Making The Puzzle School A Reality

Posted on June 1, 2015

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As of Friday I’ve left Pivotal Labs and am back on the path toward making The Puzzle School a reality.

Before I get in to the details about The Puzzle School and how my thinking on it has evolved, I want to mention a project I’m working on now that is related tangentially. It’s called TheBestListEver. The goal is to collect all of the best stuff people would recommend in one place. The idea derives from a great idea for a library that was started at Sudbury Valley School. They simply had people bring in the books they loved and that formed the library. It didn’t matter if everyone thought it was a great book as long as you did, but you couldn’t add a book because you thought it would be good for someone else to read, you had to personally love it yourself.

TheBestListEver is designed to expand this idea to everything. Movies, books, video games, hikes, recipes, beer, brands, vacation spots, etc. etc. etc.

My hope is that it can also serve as a way for people to discover new things based on interest through a very personal lens. So if you’re interested in being a designer you can find designers you respect on TheBestListEver and see what inspires them, what books they love, what movies get their creative juices going, etc. This in turn may provide a valuable path for a budding designer to go down.

One of the primary goals of The Puzzle School will be to inspire students toward projects of their own choosing. Hopefully TheBestListEver will become a resource in this effort.

So, if you have a book, movie, etc. that you love, please add it to the site. You can add things anonymously, but they carry more weight and become more interesting if there is a profile with your face behind it. All I ask is that you add things honestly. Don’t focus on inspiring students, just add anything that you truly love/appreciate/respect.

You can find mine here: Jared Cosulich – TheBestListEver

Now back to the longer term goal of making The Puzzle School a reality. I’ve tried a great deal to back off of this idea, but it continues to haunt me and, increasingly, it just makes sense from a number of different perspectives.

It haunts me because the framing of a “puzzle” reflects a fundamentally human approach to learning, research, creating, etc. I’ll explain further, but first let me define what I mean when I say a “puzzle”:

An activity that has a specific goal which is neither too easy nor too hard and exists within an environment that provides feedback loops such that you can test hypothesis, receive feedback, and iterate toward the goal in a non-linear manner.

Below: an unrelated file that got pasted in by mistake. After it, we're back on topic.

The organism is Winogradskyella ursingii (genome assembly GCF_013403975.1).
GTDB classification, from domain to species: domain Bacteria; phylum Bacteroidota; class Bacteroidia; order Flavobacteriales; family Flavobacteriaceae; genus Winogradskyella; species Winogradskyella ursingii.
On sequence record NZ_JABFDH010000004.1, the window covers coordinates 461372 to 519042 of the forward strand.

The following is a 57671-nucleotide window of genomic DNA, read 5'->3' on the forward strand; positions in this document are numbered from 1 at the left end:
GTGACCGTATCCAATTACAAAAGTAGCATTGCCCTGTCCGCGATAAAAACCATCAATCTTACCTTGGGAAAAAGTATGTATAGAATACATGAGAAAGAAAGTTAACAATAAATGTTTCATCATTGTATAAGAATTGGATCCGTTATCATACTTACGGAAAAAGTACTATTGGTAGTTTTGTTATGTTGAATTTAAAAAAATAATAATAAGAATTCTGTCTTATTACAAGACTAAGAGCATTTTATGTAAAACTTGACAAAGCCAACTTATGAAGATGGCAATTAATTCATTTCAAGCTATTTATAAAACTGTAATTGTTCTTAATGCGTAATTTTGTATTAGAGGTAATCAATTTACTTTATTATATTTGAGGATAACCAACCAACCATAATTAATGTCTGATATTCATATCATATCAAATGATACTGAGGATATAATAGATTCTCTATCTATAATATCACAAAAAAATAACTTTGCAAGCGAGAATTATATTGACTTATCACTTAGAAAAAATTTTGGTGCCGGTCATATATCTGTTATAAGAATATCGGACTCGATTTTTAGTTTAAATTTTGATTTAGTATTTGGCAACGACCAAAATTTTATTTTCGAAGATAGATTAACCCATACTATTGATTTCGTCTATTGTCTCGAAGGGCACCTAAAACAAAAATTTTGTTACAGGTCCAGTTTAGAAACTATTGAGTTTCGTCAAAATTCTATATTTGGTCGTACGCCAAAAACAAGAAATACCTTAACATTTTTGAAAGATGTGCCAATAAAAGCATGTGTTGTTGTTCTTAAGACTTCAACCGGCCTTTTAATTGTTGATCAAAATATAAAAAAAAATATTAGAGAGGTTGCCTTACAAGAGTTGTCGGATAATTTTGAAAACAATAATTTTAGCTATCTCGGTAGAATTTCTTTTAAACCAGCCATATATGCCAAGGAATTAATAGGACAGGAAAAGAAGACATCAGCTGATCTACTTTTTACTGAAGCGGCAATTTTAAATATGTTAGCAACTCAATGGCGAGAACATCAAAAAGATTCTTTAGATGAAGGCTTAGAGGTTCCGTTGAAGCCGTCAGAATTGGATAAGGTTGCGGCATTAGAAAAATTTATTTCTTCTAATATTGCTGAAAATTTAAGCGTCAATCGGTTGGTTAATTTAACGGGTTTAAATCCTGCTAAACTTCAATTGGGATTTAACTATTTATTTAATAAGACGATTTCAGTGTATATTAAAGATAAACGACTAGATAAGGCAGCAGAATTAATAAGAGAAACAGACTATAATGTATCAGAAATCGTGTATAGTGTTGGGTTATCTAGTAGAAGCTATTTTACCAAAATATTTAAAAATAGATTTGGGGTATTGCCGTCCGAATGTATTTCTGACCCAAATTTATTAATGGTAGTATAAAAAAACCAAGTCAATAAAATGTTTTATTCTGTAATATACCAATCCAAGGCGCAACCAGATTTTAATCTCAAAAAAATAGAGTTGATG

I know it’s a dense statement, but it has served me well as I’ve thought through much of this. Here’s an attempt to unpack it a bit:

A Specific Goal

The idea here is that students would engage in projects of their choosing where there is a specific goal (building a video game, recording a video, writing a blog post, etc). This goal would allow students and teachers to talk about the progress the student is making toward the goal and about the feedback loops they are using to determine how much progress they are making.

Neither Too Easy Nor Too Hard

I’m not very concerned about this aspect as most people won’t choose an activity that is too easy on their own (as it is boring), but they may choose one that is too hard (e.g. many students would love to build a video game but don’t realize how hard it is to do and may give up too easily if they have that expectation in mind). So the primary objective here is likely going to revolve around helping students break down complex goals in to smaller goals such that progress will be more tangible.

An Environment That Provides Feedback Loops

This is really the core concept. Everything humans do revolves around the idea of taking an action, evaluating new information (feedback) that comes in as a result of that action, and then responding to it with further action. We repeat this over and over throughout our day. If I’m walking I’m constantly looking at the ground for reflections of light that tell me where my next step should be and I’m using my feet to look for feedback that the ground is where I expect it to be. If I’m talking to you I might try to analyze your facial expression to see if you are understanding what I am saying and might adjust what I say based on that feedback.